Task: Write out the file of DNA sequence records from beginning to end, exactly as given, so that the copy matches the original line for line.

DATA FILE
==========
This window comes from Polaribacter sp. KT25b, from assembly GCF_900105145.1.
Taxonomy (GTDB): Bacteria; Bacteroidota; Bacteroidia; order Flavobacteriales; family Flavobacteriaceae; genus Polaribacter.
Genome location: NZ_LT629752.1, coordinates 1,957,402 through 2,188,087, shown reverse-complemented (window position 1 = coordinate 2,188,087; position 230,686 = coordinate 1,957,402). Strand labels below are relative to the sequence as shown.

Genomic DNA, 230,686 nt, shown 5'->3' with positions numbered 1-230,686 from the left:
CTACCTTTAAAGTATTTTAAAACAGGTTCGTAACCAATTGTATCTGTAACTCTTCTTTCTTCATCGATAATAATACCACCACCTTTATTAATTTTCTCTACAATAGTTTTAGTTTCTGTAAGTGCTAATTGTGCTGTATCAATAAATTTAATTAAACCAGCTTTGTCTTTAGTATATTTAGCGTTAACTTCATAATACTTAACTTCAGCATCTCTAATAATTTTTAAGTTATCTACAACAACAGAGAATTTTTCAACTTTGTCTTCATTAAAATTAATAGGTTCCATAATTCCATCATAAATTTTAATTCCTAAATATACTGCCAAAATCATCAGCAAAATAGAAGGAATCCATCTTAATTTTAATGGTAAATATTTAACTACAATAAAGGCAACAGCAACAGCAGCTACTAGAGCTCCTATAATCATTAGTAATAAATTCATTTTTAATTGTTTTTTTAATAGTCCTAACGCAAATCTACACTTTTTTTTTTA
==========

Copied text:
This window comes from Polaribacter sp. KT25b, from assembly GCF_900105145.1.
Taxonomy (GTDB): Bacteria; Bacteroidota; Bacteroidia; order Flavobacteriales; family Flavobacteriaceae; genus Polaribacter.
Genome location: NZ_LT629752.1, coordinates 1,957,402 through 2,188,087, shown reverse-complemented (window position 1 = coordinate 2,188,087; position 230,686 = coordinate 1,957,402). Strand labels below are relative to the sequence as shown.

Genomic DNA, 230,686 nt, shown 5'->3' with positions numbered 1-230,686 from the left:
CTACCTTTAAAGTATTTTAAAACAGGTTCGTAACCAATTGTATCTGTAACTCTTCTTTCTTCATCGATAATAATACCACCACCTTTATTAATTTTCTCTACAATAGTTTTAGTTTCTGTAAGTGCTAATTGTGCTGTATCAATAAATTTAATTAAACCAGCTTTGTCTTTAGTATATTTAGCGTTAACTTCATAATACTTAACTTCAGCATCTCTAATAATTTTTAAGTTATCTACAACAACAGAGAATTTTTCAACTTTGTCTTCATTAAAATTAATAGGTTCCATAATTCCATCATAAATTTTAATTCCTAAATATACTGCCAAAATCATCAGCAAAATAGAAGGAATCCATCTTAATTTTAATGGTAAATATTTAACTACAATAAAGGCAACAGCAACAGCAGCTACTAGAGCTCCTATAATCATTAGTAATAAATTCATTTTTAATTGTTTTTTTAATAGTCCTAACGCAAATCTACACTTTTTTTTTTA